Rapid transformation of work integrated learning from the farm to virtual reality

Keywords: Work integrated learning, virtual reality, agriculture, veterinary science, experiential learning, farm, extramural


All veterinary schools in Australasia require students in the first half of their course to complete work integrated learning (WIL) during vacation time on a range of animal enterprises.  This allows students to gain an understanding of how the enterprises function on a day to day basis and compare to the theoretical training that students receive on-campus.  The time on-property required is equivalent to 60 days of work with a requirement to visit several enterprises (AVBC, 2016).  COVID-19 required immediate cessation of all on-property placements.  Given the limited number of holiday weeks available for WIL we developed an on-line experiential program to support student learning.


The backbone of the online WIL experience relied on previously developed or developing virtual reality (VR) farm resources; the 4DVirtual Farm and DookieVR (Barber etal, 2016).  These resources allow students to visit properties via multiple 360 images through time on a property, allowing virtual travel through time and place to see what happens on an enterprise throughout a year.  They also integrate environmental variables and both 360 and standard video to provide access to further information.  They are viewable using mobile phones, laptop and desktop systems as well as VR viewers. The basic VR resource allows students to take their own tour around the property however the week of experiential learning was planned to reinforce the students’ ability to see what happens on the individual property throughout the year.  This compares to an individual property visit where a student gains more “hands-on” insight for a much more limited timespan of the year, usually 1-2 weeks.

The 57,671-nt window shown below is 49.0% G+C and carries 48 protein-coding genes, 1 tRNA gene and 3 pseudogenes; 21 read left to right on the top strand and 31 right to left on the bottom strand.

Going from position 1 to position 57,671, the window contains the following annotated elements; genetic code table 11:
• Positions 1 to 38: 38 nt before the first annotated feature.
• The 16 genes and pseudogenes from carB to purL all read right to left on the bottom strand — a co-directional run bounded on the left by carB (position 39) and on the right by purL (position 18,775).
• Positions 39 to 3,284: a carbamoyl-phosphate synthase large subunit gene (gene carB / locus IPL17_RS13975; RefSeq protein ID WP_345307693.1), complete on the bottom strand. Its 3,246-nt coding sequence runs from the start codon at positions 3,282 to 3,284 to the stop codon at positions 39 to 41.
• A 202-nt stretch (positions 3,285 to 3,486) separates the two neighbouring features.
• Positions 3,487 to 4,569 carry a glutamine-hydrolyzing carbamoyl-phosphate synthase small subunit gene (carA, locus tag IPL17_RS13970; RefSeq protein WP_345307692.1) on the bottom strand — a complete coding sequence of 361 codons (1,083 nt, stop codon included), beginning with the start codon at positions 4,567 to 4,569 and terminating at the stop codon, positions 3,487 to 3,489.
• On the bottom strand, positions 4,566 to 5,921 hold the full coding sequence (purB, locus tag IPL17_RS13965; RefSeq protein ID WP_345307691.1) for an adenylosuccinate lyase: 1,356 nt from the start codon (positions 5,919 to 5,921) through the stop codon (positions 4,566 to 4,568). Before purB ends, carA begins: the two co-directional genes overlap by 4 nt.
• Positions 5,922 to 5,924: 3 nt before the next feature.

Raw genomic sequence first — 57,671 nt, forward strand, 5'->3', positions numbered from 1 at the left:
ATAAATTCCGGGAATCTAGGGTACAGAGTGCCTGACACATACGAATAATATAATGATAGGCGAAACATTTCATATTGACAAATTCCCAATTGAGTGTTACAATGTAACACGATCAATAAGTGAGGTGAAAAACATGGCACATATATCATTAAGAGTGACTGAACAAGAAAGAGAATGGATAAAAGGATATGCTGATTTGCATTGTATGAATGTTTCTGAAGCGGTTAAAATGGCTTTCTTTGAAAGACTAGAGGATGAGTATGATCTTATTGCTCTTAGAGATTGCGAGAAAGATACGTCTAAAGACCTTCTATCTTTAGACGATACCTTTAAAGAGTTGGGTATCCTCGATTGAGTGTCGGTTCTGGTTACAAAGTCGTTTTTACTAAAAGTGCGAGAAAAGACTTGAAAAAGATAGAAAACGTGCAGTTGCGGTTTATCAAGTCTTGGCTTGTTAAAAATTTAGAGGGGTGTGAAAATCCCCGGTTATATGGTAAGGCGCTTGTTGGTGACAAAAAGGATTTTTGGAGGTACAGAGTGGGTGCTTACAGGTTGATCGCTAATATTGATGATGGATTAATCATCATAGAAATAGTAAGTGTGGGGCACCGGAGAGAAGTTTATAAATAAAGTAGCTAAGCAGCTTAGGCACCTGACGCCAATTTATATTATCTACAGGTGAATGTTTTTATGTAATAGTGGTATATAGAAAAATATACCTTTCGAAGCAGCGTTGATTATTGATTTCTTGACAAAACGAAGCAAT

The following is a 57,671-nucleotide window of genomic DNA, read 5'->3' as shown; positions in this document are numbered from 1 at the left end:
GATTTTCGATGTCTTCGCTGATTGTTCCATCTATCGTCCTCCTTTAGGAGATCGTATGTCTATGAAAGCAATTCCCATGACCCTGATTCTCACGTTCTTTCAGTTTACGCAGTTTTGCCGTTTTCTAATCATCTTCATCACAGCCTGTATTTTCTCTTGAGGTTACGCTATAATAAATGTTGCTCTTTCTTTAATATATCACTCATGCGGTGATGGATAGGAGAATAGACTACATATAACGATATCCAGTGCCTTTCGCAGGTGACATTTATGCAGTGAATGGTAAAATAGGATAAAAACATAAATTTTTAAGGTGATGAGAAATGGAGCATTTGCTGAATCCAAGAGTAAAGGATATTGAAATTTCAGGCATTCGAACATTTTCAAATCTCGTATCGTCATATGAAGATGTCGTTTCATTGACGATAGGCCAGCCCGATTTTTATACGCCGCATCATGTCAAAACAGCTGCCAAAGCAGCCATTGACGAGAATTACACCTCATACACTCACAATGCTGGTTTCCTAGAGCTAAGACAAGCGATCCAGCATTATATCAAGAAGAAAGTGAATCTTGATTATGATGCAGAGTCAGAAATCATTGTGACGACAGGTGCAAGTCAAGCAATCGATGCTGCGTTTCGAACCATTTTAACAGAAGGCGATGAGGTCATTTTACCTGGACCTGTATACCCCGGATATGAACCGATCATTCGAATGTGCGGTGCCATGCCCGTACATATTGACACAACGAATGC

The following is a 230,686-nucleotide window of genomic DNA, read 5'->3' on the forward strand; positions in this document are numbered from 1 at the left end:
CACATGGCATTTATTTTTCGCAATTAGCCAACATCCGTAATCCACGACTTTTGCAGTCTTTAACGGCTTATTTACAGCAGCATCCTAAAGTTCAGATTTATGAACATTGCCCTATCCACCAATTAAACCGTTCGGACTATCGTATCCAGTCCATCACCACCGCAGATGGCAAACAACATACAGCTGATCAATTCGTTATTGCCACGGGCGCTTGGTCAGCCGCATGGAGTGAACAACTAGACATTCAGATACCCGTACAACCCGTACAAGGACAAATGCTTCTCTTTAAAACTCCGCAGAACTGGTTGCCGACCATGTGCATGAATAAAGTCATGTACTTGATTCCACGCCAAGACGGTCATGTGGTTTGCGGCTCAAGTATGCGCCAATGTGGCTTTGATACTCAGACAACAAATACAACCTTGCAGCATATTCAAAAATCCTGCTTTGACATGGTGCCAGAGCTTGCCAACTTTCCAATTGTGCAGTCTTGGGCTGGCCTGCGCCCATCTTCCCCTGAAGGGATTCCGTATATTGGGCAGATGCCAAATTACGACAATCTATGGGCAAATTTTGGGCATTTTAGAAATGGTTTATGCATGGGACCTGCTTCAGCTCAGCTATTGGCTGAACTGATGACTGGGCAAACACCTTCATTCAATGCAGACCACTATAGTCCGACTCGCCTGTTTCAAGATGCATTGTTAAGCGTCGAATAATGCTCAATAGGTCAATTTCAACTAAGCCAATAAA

The week of synchronous, experiential learning used Zoom as the primary tool to allow communication between staff and students with content managed on the learning management system, Canvas.  The standard format for each day involved an initial entire class group session, mostly in didactic information transfer from staff to students and then a mixture of small group, full class or individual tasks.  Assessment of content understanding was evaluated on a regular basis using multiple choice questions or word responses using PollEverywhere.  The large class group of 100-250 students broke into small virtual rooms of 6 to 8 students.  Each day this small student group had a task to complete and submit via Feedback Fruits, which then allocated individual students to provide written feedback on the group report by the next day.  Time was allocated for students to review these reports both individually and then to discuss the multiple reports that group members were assessing and submit feedback.  In addition, each small group reported on a relevant name to the veterinary industry, either from current or historical times.  A short video detailing the link of this name to the veterinary industry was posted to Flipgrid for both staff and other students to review.  Student understanding of the week was measured at the commencement and completion of the week using an online multiple choice quiz as well as receiving student feedback by an online survey.  This presentation will cover the background, development and design of the week and associated material.




AVBC (2016), Standard 9.3 Extra Mural Studies (EMS or Workplace Learning), page 32, Australasian Veterinary Boards Council, https://avbc.asn.au/wp-content/uploads/documents/public/AVBCStandardsAug2016.pdf

Barber S,  Hallein E, Shallcross D,  Weston J,  Jacobson C,  Bramley E,  Celi P,  McGowan M (2016), Final report:  Development of 4D farms to improve student learning and safety, Office of Learning and Teaching https://ltr.edu.au/resources/ID12_2365_Barber_Report_2016.pdf



Download data is not yet available.


Metrics Loading ...
How to Cite
Barber, S., & Brown, R. (2021). Rapid transformation of work integrated learning from the farm to virtual reality. Pacific Journal of Technology Enhanced Learning, 3(1), 32-33. https://doi.org/10.24135/pjtel.v3i1.100